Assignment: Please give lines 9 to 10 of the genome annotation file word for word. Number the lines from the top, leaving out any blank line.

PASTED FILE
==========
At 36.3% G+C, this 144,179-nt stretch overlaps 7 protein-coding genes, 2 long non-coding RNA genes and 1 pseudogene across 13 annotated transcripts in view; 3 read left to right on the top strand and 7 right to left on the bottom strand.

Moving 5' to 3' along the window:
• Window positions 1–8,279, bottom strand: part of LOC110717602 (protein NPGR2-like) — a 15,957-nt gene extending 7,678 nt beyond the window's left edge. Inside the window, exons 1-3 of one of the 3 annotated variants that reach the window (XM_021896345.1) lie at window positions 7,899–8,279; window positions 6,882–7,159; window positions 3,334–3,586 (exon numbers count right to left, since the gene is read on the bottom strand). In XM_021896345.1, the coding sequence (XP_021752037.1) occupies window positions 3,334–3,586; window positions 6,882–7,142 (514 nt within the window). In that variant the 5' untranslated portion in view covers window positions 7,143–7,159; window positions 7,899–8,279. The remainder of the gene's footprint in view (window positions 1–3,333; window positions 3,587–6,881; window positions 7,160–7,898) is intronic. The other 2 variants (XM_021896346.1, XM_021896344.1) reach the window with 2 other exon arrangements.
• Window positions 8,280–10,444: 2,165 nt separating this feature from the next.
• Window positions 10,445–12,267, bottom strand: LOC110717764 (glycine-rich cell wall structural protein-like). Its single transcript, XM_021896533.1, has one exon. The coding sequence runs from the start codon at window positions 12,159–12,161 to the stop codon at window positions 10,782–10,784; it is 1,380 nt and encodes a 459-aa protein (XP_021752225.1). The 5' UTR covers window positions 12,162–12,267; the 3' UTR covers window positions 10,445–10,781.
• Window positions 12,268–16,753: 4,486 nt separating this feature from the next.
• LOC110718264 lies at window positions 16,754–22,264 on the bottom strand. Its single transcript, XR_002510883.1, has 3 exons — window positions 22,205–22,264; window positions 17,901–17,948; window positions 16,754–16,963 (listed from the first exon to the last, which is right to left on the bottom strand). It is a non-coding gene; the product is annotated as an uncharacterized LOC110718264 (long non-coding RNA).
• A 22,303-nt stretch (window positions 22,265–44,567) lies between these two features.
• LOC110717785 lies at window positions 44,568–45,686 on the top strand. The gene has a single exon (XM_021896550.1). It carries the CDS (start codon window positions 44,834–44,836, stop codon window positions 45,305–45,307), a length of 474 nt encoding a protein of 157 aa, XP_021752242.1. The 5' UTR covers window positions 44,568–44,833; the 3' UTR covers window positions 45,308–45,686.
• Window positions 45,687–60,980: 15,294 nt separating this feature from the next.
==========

• LOC110717785 lies at window positions 44,568–45,686 on the top strand. The gene has a single exon (XM_021896550.1). It carries the CDS (start codon window positions 44,834–44,836, stop codon window positions 45,305–45,307), a length of 474 nt encoding a protein of 157 aa, XP_021752242.1. The 5' UTR covers window positions 44,568–44,833; the 3' UTR covers window positions 45,308–45,686.
• Window positions 45,687–60,980: 15,294 nt separating this feature from the next.